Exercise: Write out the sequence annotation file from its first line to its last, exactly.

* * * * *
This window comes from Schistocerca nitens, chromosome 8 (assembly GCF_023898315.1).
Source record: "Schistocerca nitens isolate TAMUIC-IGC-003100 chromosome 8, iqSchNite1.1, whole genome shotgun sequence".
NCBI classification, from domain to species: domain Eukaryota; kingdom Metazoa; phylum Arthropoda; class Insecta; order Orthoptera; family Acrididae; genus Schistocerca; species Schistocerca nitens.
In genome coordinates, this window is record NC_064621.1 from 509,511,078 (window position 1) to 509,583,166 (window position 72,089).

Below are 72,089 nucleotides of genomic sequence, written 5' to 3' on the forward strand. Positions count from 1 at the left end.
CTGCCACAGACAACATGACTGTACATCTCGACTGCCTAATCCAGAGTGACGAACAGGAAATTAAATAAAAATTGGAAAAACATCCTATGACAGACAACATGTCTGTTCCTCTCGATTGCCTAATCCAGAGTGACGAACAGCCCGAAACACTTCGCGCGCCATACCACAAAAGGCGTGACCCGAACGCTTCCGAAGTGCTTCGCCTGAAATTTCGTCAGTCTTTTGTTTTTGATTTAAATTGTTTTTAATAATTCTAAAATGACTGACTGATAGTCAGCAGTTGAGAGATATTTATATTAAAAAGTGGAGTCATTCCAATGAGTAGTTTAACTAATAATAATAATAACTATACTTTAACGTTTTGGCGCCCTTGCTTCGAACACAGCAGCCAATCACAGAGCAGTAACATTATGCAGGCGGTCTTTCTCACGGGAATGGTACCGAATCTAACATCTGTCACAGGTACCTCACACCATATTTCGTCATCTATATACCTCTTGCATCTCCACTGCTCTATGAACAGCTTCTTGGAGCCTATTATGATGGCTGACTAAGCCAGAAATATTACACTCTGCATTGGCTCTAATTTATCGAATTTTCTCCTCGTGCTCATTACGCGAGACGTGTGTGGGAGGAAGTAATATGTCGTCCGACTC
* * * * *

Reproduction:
This window comes from Schistocerca nitens, chromosome 8 (assembly GCF_023898315.1).
Source record: "Schistocerca nitens isolate TAMUIC-IGC-003100 chromosome 8, iqSchNite1.1, whole genome shotgun sequence".
NCBI classification, from domain to species: domain Eukaryota; kingdom Metazoa; phylum Arthropoda; class Insecta; order Orthoptera; family Acrididae; genus Schistocerca; species Schistocerca nitens.
In genome coordinates, this window is record NC_064621.1 from 509,511,078 (window position 1) to 509,583,166 (window position 72,089).

Below are 72,089 nucleotides of genomic sequence, written 5' to 3' on the forward strand. Positions count from 1 at the left end.
CTGCCACAGACAACATGACTGTACATCTCGACTGCCTAATCCAGAGTGACGAACAGGAAATTAAATAAAAATTGGAAAAACATCCTATGACAGACAACATGTCTGTTCCTCTCGATTGCCTAATCCAGAGTGACGAACAGCCCGAAACACTTCGCGCGCCATACCACAAAAGGCGTGACCCGAACGCTTCCGAAGTGCTTCGCCTGAAATTTCGTCAGTCTTTTGTTTTTGATTTAAATTGTTTTTAATAATTCTAAAATGACTGACTGATAGTCAGCAGTTGAGAGATATTTATATTAAAAAGTGGAGTCATTCCAATGAGTAGTTTAACTAATAATAATAATAACTATACTTTAACGTTTTGGCGCCCTTGCTTCGAACACAGCAGCCAATCACAGAGCAGTAACATTATGCAGGCGGTCTTTCTCACGGGAATGGTACCGAATCTAACATCTGTCACAGGTACCTCACACCATATTTCGTCATCTATATACCTCTTGCATCTCCACTGCTCTATGAACAGCTTCTTGGAGCCTATTATGATGGCTGACTAAGCCAGAAATATTACACTCTGCATTGGCTCTAATTTATCGAATTTTCTCCTCGTGCTCATTACGCGAGACGTGTGTGGGAGGAAGTAATATGTCGTCCGACTC